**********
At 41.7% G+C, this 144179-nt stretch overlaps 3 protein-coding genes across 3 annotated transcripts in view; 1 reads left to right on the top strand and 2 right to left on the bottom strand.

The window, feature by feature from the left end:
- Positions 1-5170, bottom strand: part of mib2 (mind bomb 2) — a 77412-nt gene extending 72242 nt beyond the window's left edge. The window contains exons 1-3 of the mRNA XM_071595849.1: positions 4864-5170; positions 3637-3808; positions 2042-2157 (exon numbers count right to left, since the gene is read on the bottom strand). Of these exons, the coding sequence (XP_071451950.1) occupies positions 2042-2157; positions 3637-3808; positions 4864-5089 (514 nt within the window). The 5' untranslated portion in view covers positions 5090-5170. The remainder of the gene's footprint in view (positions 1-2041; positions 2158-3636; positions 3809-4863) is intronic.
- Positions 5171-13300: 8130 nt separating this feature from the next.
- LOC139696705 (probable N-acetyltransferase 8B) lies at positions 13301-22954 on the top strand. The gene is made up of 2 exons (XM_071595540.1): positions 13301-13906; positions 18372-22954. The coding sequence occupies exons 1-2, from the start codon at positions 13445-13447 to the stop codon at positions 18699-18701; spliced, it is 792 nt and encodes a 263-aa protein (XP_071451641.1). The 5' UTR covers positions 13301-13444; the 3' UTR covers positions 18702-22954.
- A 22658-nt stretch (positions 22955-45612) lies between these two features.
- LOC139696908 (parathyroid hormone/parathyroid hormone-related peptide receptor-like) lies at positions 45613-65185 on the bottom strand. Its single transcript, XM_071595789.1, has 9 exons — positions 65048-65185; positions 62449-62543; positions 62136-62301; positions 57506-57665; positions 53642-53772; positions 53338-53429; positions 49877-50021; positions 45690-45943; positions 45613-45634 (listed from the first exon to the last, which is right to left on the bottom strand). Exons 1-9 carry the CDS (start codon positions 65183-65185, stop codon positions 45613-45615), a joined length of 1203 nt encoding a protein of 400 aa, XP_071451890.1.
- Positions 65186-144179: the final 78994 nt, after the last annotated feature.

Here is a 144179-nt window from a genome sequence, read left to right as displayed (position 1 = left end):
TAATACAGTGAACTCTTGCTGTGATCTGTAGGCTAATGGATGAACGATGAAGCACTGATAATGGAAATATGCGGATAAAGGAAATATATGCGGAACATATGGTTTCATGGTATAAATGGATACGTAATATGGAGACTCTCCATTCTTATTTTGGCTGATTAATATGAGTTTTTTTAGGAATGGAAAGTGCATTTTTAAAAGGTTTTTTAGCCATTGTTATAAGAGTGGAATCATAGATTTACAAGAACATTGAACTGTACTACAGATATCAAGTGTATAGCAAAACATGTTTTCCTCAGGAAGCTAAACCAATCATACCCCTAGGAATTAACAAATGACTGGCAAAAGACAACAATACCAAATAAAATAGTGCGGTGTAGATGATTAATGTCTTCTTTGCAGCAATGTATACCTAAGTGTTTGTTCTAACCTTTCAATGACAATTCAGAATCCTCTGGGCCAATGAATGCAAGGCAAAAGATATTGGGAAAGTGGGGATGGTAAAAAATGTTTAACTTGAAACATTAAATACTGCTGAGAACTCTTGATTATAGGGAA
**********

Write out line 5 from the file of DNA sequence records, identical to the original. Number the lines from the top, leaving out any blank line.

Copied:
- LOC139696705 (probable N-acetyltransferase 8B) lies at positions 13301-22954 on the top strand. The gene is made up of 2 exons (XM_071595540.1): positions 13301-13906; positions 18372-22954. The coding sequence occupies exons 1-2, from the start codon at positions 13445-13447 to the stop codon at positions 18699-18701; spliced, it is 792 nt and encodes a 263-aa protein (XP_071451641.1). The 5' UTR covers positions 13301-13444; the 3' UTR covers positions 18702-22954.